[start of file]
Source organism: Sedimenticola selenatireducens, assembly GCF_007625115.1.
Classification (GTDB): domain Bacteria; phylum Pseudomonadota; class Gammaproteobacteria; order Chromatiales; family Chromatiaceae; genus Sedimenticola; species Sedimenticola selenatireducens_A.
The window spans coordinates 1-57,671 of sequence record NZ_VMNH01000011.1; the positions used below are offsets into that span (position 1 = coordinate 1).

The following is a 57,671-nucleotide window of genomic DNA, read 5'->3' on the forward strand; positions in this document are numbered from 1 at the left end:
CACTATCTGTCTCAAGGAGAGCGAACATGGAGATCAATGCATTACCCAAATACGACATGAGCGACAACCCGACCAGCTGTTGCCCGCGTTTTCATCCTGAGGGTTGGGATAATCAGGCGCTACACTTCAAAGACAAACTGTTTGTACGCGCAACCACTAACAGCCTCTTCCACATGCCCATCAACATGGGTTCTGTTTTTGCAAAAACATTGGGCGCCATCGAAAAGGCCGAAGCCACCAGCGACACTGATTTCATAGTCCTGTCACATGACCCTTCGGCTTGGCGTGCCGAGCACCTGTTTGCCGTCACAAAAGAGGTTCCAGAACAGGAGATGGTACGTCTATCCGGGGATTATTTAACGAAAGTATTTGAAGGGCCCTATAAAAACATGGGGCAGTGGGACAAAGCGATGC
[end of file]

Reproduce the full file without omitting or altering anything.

Source organism: Sedimenticola selenatireducens, assembly GCF_007625115.1.
Classification (GTDB): domain Bacteria; phylum Pseudomonadota; class Gammaproteobacteria; order Chromatiales; family Chromatiaceae; genus Sedimenticola; species Sedimenticola selenatireducens_A.
The window spans coordinates 1-57,671 of sequence record NZ_VMNH01000011.1; the positions used below are offsets into that span (position 1 = coordinate 1).

The following is a 57,671-nucleotide window of genomic DNA, read 5'->3' on the forward strand; positions in this document are numbered from 1 at the left end:
CACTATCTGTCTCAAGGAGAGCGAACATGGAGATCAATGCATTACCCAAATACGACATGAGCGACAACCCGACCAGCTGTTGCCCGCGTTTTCATCCTGAGGGTTGGGATAATCAGGCGCTACACTTCAAAGACAAACTGTTTGTACGCGCAACCACTAACAGCCTCTTCCACATGCCCATCAACATGGGTTCTGTTTTTGCAAAAACATTGGGCGCCATCGAAAAGGCCGAAGCCACCAGCGACACTGATTTCATAGTCCTGTCACATGACCCTTCGGCTTGGCGTGCCGAGCACCTGTTTGCCGTCACAAAAGAGGTTCCAGAACAGGAGATGGTACGTCTATCCGGGGATTATTTAACGAAAGTATTTGAAGGGCCCTATAAAAACATGGGGCAGTGGGACAAAGCGATGC